Just to keep things lighthearted here, would anyone be willing to share stories of their own mistakes or others'?
Here's the best one I heard (and this was not me). A guy I know went to install a kitchen in a place that was part of track housing. Nobody was home, so he went in and found that the cabinets had not been cleaned out. He tore out the cabinets and was finishing up his install when the homeowner returned to find his neighbor's brand new kitchen being installed in his house.
A couple of years ago I built a reproduction of an Eastlake style cabinet to be used as a TV cabinet about 48" x 27" x 84" in footprint and valued around $12,000.00. The customer was so fixed on a certain size TV that in designing it I lost all track of how I would get it through the bedroom door in a tight hallway on the second floor. As it turned out, I couldn't!
So I turned to the customer and asked which one of her new walls of custom printed Bradbury and Bradbury wallpaper she preferred to tear down? Not the right thing to say (I thought it was an obviously stupid question intended to lighten up the situation). She lowered her head in tears and left the room!
Thankfully my old friend and general contractor was still working on the job. He said he had to rebuild one of the windows anyway, and we could see if it would go in through the window. We had 1/2" to spare after removing the sash, parting stops on both sides, one jamb and exterior casing of this beautiful Victorian home. We laid 2x4's against the house and screwed 2x4's to the back of the cabinet to act as skids, and pushed it up to a bay roof below the window, then into the room with very minimal damage (a scratch on the crown edge). That cabinet now will have to stay in that room till the end of time or till someone decides to move the door or window. Hopefully I won't be around anymore!
Eventually the customer could laugh about this, and I have done more work for them since... but on a smaller scale.
Remember - this was an old home. As my partner was making his way across the attic of this 12,000 sq. ft. home, he discovered that the old boys who framed it in 1890ish did not have a trusty Stanley tape to lay out the ceiling joist. After I heard a terrible scream and a loud thud, I ran toward the repeated moans to find him lying in the master bathroom in the old clawfoot tub just as he would lie while taking a bath. No broken bones, but a huge hole in the ceiling and a really upset doctor!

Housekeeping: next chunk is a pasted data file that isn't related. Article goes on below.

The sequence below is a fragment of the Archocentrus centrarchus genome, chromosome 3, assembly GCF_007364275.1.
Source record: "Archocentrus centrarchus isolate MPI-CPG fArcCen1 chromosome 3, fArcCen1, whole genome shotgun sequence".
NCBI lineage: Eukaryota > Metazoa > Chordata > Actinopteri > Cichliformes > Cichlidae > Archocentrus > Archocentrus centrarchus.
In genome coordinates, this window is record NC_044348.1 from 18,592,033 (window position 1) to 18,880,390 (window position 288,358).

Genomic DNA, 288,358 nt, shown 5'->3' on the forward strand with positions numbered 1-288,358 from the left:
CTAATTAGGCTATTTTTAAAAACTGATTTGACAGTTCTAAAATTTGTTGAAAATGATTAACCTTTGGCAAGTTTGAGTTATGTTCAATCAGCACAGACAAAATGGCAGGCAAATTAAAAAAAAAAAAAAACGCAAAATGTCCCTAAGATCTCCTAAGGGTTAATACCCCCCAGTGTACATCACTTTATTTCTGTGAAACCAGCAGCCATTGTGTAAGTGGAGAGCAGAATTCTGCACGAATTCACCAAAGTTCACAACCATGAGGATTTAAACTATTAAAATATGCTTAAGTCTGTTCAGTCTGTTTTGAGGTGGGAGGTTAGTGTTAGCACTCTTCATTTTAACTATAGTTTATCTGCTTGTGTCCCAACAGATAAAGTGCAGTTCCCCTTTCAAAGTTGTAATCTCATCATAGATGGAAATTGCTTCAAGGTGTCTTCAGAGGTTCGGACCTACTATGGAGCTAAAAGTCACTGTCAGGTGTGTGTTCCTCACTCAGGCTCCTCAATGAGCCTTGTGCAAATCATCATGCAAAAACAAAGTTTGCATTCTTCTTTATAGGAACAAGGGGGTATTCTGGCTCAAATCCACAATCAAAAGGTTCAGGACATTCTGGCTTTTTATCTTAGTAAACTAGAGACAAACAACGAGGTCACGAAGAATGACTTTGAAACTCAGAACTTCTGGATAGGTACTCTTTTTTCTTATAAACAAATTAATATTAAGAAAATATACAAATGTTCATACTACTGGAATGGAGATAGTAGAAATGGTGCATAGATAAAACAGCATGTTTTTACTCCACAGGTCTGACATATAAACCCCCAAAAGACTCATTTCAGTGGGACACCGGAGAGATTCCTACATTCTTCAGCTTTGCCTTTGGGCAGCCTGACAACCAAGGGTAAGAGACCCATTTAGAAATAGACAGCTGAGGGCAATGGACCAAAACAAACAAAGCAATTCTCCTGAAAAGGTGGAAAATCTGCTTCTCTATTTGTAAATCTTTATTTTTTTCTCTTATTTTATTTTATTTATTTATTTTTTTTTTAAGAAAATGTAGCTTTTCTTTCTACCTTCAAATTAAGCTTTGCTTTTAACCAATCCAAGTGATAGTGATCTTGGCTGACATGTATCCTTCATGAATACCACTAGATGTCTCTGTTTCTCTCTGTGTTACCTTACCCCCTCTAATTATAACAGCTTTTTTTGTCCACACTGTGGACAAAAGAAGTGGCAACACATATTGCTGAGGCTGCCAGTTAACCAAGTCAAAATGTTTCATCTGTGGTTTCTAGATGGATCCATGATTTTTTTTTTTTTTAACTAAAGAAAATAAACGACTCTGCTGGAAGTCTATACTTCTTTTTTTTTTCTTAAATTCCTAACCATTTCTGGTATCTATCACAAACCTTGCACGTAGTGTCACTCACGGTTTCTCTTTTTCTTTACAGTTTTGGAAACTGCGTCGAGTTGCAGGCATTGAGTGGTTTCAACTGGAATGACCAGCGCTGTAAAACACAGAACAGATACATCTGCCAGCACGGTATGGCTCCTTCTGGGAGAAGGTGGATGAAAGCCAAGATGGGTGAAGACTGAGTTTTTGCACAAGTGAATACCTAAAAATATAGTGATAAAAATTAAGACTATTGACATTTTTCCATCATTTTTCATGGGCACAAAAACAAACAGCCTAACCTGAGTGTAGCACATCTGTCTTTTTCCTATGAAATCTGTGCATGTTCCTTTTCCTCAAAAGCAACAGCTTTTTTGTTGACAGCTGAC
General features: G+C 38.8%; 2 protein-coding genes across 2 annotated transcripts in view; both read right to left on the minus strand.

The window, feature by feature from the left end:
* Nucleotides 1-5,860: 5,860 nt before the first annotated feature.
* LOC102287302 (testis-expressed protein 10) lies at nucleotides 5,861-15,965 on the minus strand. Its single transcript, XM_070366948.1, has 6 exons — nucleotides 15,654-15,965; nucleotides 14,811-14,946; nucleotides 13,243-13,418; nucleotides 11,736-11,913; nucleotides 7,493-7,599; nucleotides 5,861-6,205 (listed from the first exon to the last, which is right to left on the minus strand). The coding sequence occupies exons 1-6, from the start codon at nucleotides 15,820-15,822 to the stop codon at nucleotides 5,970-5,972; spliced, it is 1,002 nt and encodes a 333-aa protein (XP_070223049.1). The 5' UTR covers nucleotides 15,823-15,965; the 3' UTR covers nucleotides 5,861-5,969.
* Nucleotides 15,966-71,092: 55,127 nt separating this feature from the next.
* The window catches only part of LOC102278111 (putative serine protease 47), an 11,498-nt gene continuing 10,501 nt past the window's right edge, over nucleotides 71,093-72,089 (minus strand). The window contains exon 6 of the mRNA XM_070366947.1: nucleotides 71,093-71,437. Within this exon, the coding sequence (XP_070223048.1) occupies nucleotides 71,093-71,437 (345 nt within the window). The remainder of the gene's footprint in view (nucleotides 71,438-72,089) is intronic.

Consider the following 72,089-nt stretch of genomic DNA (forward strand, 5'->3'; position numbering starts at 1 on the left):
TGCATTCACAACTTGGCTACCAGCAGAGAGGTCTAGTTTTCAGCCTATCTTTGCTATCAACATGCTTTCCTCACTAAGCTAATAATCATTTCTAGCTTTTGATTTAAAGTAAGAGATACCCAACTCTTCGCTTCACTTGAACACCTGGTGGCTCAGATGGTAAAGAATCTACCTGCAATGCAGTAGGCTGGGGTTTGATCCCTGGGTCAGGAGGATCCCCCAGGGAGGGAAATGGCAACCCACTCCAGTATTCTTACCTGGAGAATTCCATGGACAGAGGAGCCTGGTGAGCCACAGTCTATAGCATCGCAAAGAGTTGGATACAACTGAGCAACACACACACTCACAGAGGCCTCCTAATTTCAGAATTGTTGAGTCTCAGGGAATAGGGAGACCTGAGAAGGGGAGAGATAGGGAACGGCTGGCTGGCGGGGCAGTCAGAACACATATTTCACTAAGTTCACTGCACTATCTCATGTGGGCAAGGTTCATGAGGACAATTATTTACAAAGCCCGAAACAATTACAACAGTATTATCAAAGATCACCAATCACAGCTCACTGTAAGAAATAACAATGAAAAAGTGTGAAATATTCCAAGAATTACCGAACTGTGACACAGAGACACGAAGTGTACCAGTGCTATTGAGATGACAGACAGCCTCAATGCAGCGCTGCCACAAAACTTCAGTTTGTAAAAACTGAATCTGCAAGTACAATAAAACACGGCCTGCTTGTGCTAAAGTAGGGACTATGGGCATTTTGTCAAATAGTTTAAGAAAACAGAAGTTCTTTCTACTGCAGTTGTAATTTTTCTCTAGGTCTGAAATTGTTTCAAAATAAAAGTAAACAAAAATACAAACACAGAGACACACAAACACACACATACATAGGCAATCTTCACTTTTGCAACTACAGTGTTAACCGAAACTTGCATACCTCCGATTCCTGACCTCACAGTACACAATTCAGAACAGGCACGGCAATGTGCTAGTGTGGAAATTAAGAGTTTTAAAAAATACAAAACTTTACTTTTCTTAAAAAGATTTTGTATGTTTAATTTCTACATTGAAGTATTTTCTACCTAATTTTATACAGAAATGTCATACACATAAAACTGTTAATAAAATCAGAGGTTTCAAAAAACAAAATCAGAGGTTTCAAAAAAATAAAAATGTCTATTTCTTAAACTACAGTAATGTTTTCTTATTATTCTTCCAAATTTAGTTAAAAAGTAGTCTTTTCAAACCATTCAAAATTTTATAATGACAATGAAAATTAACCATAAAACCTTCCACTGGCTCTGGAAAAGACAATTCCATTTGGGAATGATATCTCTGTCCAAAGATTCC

To top off the event, while we were attending to my friend's needs, the doctor's dog got overexcited from all the commotion and urinated on my buddy's chop saw, which was on the floor to cut the crown later in the install. When we left, we let the doctor have the saw! :-)
He went up to the bathroom to do some plumbing and after a while we heard an "Oh S@#$!" We went upstairs and the guy had been sweating a pipe in the wall and had caught the insulation on fire. We helped put it out and went about our business. A while later we heard a crash... Went to investigate and found he had been using one of those circle cutters that have the adjustable beam on them to cut a hole in some tile. Well, I guess he didn't tighten it down and the head went flying off and shattered the sliding glass door! As we were walking by the master bath again, I noticed where he had tried to drill a hole through a stud to run, I assume, a pipe in the master bath and had gone through the wall with a 2" hole into the master bedroom (the only room that looked like it wasn't to get any work).
I didn't even want to be seen there by the homeowner! Ever since that day, if we screw up anything, we've "pulled a Bob".
The following Monday, the company gets a call from the shrink saying that we will have to pull our cabinets out and redo them. I'm just told that they're damaged. When I get to the job site, I understood why. Seems that over the weekend, water pipes on the upper floors burst because of too much pressure, and all the water over the weekend flowed downward, ruining everything in sight. There was no one in the building during that period of time to catch the problem. The plumbers had regulated the water pressure while people were in the building using the water, and had not adjusted for a vacant building. The plumber's insurance company took a big hit that day.